'Soul Surfer': Film based on real inspirational girl feels fake
"Soul Surfer," an uninspiring movie about an inspiring event, stars AnnaSophia Robb as Bethany Hamilton, a young girl who lost her arm in a shark attack but went on to become a surfing champion. It may have worked better as a documentary.
Seattle Times movie critic
'Soul Surfer,' with AnnaSophia Robb, Helen Hunt, Dennis Quaid, Lorraine Nicholson, Carrie Underwood. Directed by Sean McNamara, from a screenplay by McNamara, Deborah Schwartz, Douglas Schwartz and Michael Berk. 105 minutes. Rated PG for an intense accident sequence and some thematic material. Several theaters.
An uninspired movie about an inspiring event, Sean McNamara's "Soul Surfer" is the story of teenage surfer Bethany Hamilton, who in 2003 lost her arm in a shark attack yet went on to become a surfing champion. Its best moments are over the final credits, as the real Bethany joyously surfs on a Hawaii beach, her balance and form so perfect it seems unthinkable she's missing a limb. Her determination and achievement is remarkable, particularly for someone so young (she's only 21 now), and you wonder why this movie isn't a documentary, rather than a synthetic feature film with the heroine's arm digitally removed.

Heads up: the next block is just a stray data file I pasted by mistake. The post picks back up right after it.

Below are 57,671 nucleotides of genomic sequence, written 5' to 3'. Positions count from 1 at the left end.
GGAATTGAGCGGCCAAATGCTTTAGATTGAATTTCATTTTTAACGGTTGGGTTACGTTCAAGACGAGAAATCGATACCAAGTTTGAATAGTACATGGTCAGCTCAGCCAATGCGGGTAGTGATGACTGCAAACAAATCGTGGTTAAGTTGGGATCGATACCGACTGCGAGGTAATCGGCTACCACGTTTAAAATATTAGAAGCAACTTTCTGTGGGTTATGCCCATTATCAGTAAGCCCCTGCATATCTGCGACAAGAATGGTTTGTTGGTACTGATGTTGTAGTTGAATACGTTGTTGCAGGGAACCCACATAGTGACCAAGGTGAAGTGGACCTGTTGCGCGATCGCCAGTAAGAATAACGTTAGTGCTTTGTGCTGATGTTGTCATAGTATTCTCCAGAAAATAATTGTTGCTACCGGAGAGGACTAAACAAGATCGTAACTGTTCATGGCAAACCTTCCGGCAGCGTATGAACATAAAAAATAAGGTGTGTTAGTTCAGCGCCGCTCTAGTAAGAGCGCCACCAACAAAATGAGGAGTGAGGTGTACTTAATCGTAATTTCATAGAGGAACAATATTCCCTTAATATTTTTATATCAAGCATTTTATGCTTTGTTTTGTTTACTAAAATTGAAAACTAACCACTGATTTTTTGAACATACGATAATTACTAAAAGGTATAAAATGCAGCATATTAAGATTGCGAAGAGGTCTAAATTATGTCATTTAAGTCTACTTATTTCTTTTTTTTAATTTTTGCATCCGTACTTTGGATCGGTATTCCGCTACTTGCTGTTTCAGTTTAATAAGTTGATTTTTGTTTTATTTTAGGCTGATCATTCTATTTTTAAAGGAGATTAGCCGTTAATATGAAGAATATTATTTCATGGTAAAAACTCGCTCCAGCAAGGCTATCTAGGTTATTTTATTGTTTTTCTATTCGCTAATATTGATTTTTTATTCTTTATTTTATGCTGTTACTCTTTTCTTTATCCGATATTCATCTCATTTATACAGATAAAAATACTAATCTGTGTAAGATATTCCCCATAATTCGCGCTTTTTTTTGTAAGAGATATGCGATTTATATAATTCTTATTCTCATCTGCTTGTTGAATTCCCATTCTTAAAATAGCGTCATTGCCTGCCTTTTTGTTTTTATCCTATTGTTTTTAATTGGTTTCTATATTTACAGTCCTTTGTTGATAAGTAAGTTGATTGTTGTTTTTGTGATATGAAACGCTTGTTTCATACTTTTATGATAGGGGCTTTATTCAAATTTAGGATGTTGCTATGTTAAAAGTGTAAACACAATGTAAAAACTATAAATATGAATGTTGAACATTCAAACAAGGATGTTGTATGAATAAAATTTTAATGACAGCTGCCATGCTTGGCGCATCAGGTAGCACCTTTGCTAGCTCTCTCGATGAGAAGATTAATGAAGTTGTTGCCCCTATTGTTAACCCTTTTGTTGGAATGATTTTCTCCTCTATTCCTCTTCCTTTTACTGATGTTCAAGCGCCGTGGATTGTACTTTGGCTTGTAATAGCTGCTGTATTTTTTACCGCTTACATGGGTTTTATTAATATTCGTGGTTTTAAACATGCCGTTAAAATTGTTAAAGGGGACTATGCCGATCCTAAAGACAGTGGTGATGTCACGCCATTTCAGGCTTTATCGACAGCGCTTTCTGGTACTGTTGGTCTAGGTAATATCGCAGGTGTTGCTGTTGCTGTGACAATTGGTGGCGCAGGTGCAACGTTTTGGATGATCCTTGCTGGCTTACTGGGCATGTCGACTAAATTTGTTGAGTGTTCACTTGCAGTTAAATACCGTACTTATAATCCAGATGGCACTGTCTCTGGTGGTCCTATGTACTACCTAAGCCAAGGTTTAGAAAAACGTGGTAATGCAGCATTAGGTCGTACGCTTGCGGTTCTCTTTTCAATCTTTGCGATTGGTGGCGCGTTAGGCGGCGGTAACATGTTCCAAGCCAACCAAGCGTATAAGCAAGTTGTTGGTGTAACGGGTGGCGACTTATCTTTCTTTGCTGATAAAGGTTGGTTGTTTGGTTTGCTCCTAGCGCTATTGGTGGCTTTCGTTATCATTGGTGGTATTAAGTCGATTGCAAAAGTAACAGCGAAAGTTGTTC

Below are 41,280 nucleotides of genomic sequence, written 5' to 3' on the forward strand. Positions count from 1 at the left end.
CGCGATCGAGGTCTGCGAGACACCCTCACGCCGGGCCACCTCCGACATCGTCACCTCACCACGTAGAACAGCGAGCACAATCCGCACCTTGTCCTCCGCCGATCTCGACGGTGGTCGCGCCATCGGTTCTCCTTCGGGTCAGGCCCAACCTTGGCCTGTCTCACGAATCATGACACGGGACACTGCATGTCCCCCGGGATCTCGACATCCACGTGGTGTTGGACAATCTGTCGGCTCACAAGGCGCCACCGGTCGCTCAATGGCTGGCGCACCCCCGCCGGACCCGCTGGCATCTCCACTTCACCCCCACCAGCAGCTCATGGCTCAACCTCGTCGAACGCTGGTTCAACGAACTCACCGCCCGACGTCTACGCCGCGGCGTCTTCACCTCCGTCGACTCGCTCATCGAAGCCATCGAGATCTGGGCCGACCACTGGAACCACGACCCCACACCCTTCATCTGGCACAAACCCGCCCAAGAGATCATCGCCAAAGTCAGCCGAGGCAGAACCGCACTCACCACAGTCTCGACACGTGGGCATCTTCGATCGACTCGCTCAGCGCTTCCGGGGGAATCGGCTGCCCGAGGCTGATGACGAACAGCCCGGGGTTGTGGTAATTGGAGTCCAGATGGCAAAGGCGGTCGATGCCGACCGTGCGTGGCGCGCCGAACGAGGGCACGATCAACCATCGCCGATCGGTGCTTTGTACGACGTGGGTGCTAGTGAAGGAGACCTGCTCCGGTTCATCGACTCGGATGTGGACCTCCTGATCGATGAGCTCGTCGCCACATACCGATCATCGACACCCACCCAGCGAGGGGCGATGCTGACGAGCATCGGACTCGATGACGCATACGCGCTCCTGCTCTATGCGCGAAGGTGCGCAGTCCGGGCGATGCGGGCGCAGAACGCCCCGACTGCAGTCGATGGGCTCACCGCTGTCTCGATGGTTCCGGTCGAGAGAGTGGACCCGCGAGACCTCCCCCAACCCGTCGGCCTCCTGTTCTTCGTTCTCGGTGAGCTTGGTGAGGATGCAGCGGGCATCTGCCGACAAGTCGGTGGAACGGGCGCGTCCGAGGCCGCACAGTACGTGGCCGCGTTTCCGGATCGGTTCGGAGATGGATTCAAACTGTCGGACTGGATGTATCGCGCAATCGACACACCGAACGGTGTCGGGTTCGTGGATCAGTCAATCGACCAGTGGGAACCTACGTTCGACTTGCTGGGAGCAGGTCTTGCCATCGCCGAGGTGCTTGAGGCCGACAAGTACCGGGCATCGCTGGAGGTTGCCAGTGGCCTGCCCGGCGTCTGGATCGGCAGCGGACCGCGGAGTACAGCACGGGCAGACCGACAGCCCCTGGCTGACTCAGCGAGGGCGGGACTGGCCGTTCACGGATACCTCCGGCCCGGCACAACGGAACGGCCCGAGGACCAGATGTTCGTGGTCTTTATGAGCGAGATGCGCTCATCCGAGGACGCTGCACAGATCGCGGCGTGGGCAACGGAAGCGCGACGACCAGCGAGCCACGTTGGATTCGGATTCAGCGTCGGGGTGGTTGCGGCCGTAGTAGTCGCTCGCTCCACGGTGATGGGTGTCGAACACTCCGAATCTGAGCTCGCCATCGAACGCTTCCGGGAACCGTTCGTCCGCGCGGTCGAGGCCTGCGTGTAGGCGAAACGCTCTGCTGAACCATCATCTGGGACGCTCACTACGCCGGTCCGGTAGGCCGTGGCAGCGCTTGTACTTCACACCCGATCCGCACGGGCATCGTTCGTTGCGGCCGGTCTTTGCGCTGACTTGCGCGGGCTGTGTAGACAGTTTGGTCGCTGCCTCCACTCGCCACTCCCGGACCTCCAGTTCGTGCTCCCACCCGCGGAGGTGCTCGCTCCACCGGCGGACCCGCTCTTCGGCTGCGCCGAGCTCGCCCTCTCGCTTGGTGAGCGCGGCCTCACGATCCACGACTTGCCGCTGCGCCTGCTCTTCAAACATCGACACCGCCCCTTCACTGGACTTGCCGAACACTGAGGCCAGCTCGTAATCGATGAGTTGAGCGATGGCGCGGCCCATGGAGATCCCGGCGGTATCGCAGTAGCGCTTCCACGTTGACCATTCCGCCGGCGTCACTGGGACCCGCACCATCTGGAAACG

Nothing in "Soul Surfer" feels real; the writing is bland, the characters saintly, the problems easily solved. AnnaSophia Robb, as Bethany, is charming (particularly in the early scenes, as you sense the freedom she finds in riding a big wave), but her character is given no nuance. Bethany adjusts to her new life with almost miraculous ease. Her best friend (Lorraine Nicholson; Jack's daughter), has a little off-screen anxiety about the accident but is quickly Just Fine; her parents (Helen Hunt, Dennis Quaid) bravely make the best of things; her youth-fellowship leader (singer Carrie Underwood, in an unpromising acting debut) spouts platitudes. You start looking forward to a sneering surfing competitor, Malina (Sonya Balmores Chung), who has pretty much the only personality in the movie — though even she becomes a sweetheart by the final scene.
Those traumatized by the amputation in "127 Hours," will find this film less alarming; the shark attack is handled quickly (blink and you'll miss it) and with a minimum of gore. But "Soul Surfer," for all its pretty shots of the Hawaiian coast, never touches the heart the way "127 Hours" did. It's a bland, generic movie about nice people, nothing more.
Moira Macdonald: firstname.lastname@example.org